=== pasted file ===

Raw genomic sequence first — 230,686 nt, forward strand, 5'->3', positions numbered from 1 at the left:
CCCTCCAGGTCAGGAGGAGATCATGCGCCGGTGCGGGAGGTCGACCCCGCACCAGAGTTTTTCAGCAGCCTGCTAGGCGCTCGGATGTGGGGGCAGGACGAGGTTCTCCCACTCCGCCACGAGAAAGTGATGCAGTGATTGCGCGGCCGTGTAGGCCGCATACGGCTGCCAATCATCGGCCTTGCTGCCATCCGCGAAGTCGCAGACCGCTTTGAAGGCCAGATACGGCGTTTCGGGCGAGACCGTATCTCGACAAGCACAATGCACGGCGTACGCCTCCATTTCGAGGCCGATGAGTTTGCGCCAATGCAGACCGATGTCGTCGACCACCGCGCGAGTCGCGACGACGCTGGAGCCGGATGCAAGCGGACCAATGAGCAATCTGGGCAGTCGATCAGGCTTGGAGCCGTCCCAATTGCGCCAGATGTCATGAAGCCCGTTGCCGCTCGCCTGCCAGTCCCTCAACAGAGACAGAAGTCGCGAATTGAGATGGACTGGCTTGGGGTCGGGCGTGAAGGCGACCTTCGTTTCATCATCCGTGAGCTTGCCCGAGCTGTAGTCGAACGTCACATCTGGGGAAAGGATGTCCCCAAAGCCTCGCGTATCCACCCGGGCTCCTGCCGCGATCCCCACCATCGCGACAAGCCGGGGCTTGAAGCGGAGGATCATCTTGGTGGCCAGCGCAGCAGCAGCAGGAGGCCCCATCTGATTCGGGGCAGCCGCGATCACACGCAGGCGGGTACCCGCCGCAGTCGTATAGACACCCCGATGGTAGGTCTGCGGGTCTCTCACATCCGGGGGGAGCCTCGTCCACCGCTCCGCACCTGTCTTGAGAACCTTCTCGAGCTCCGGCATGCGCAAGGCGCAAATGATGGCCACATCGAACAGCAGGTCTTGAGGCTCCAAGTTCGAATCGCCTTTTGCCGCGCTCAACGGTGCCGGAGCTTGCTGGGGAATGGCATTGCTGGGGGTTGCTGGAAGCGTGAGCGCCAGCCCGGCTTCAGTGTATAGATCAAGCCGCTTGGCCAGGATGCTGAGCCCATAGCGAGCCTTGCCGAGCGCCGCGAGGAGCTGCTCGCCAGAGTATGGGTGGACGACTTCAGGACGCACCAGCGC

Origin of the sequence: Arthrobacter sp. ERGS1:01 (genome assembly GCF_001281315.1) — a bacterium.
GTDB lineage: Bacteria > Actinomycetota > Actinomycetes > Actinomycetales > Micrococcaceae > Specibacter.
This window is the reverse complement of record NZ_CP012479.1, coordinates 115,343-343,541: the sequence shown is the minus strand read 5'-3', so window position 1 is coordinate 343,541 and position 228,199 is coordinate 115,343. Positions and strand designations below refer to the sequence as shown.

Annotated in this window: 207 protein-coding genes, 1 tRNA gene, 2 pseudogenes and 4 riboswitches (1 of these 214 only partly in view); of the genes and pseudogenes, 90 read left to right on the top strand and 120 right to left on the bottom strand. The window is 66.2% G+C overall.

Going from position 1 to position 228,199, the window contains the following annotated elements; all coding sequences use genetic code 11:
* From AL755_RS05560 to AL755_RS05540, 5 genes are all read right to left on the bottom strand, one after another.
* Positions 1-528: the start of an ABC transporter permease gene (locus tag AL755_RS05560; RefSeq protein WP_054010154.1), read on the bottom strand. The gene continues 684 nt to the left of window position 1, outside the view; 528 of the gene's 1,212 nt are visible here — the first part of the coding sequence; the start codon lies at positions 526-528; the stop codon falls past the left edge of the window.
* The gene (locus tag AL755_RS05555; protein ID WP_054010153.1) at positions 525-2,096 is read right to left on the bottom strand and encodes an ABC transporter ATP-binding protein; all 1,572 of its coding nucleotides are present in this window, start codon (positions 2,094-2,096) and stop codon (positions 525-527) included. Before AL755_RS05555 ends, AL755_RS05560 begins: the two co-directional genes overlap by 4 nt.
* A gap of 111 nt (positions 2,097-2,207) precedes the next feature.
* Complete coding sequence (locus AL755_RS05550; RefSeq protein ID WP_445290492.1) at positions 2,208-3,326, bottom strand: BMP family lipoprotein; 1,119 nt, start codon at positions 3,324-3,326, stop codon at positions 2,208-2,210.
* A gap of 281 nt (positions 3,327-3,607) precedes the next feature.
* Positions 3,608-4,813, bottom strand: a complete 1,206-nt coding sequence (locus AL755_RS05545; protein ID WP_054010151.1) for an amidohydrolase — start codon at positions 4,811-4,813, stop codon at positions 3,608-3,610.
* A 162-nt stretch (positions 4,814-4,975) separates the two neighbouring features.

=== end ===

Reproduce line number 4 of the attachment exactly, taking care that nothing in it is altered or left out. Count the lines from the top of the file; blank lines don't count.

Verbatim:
GTDB lineage: Bacteria > Actinomycetota > Actinomycetes > Actinomycetales > Micrococcaceae > Specibacter.